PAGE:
Angels with bloody faces


2.5 Stars  2002/18/97m

Director: Ian David Diaz / Writers: Julian Boote, Michael Derbas & Diaz / Cast: Esme Elliot, Dallas Campbell, Cassandra Bell, Melissa Simonetti, Elly Fairman, Emma Willis, Michael Ironside, Jeff Fahey, Kai Wiesinger, Max Brown, Emily Booth, Tony Abbey, Mara Derwent, Shawn Graham.

Body Count: 11

Dire-logue: “Cutting the power, cutting the phone lines – he’s planned ahead!”

Nell Fisher was the nominal outcast at the Holy Angels Girls School in upstate New York. Ever since she accused her history teacher of making inappropriate advances towards her, her social life flatlined. Nobody believed her, not even after he returned to attack her, resulting in a fire that killed thirty girls and closed the school forever.

Five years later, Nell and three of her former tormentors are called back to participate in a documentary about the tragedy. Before long, it’s clear that a cloaked and hooded figure wearing night-vision goggles is hell bent on putting a stop to the production by knifing the crew members and the graduates.

This handsome looking film works up a good enough momentum in the first instance, with regular killing to punctuate the less interesting goings-on inside the school, including ghost hunting with a paranormal investigating nerd and some backbiting between the once-popular girls and their victim of harassment.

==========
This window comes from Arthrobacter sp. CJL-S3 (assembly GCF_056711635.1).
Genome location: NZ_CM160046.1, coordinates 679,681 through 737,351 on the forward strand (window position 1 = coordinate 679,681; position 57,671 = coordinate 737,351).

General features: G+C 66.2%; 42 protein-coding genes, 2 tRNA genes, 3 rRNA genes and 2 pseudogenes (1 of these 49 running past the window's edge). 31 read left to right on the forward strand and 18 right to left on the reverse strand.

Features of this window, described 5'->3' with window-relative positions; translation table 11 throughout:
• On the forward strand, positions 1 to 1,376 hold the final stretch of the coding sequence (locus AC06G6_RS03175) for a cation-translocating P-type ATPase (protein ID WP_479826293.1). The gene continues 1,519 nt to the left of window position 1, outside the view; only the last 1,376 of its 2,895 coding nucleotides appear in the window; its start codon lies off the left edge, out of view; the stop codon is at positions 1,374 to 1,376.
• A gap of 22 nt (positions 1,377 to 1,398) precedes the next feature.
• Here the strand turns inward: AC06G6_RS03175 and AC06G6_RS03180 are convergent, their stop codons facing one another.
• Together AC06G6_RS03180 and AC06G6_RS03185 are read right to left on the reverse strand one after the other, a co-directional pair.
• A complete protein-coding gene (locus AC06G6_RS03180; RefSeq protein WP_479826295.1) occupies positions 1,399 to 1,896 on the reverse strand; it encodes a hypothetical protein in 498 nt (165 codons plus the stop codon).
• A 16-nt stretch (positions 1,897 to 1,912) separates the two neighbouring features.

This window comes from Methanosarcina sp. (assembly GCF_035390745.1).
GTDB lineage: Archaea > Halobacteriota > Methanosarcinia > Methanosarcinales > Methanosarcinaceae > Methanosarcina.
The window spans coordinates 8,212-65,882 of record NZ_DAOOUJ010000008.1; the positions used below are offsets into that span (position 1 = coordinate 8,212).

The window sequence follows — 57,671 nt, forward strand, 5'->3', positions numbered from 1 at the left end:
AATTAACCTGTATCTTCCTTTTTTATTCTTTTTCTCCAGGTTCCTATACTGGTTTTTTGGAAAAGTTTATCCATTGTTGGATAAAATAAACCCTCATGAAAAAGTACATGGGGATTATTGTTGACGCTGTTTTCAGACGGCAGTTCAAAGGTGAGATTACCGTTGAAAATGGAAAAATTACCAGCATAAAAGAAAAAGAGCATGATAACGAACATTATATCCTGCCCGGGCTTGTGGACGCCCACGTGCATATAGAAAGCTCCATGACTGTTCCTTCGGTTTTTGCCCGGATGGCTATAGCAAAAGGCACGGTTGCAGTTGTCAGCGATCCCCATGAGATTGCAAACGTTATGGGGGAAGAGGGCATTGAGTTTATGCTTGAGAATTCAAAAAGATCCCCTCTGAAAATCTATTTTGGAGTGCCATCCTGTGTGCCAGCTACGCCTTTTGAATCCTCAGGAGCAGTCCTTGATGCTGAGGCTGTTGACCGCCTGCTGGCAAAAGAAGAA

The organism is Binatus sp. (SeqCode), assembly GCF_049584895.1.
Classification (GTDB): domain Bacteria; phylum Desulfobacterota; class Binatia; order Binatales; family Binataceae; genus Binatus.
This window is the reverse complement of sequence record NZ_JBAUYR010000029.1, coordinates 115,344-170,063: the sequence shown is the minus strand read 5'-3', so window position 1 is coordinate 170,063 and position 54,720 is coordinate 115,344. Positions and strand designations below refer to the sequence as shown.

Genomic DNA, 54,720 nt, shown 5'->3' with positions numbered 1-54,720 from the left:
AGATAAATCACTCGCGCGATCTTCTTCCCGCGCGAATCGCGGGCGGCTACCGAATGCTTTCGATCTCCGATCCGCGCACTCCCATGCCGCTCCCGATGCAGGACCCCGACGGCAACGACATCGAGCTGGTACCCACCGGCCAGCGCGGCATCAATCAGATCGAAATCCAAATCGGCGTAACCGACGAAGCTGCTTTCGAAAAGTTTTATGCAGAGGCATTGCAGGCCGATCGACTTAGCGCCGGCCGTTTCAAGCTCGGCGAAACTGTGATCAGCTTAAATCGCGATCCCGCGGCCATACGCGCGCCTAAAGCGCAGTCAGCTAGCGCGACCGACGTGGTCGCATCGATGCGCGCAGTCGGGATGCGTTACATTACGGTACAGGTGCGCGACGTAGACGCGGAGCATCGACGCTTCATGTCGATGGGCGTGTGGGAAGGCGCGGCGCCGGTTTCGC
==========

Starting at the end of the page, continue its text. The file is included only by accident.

However, it soon gets its wheels stuck in the muddy rut of chases down long corridors after most of the male characters have been done away with, leaving half a dozen shrieking women to panic and make bad horror movie decisions. Eventually the killer is unmasked and everything collapses in cliché central, with the prerequisite open ending for a sequel nobody would be interested in.

The cast is made up mostly of British actors but also a grizzled, underused bad-movie-fixture Michael Ironside, who appears as the local sheriff, while Jeff Fahey plays the sleazy professor in recurrent flashbacks scenes, but Melissa Simonetti makes the best impression as the catty, says-what-she-wants producer/agent, livening up tedious sequences of breathless dialogue between the bland startlets.

Definitely a notch above most straight-to-DVD fare, Fallen Angels is worthy a once over, if for nothing else than just to pick up on the references to other horror films, with familiar character names, nods to Ghostbusters and even a throwaway line stolen right out of Alien!

With a little more logic and bloodletting, this could’ve been a great little sleeper.

Blurbs-of-interest: Jeff Fahey was in Psycho III; Michael Ironside was also in American Nightmare (1981), Children of the Corn: Revelation, Hello Mary Lou: Prom Night II, Reeker, and Visiting Hours.


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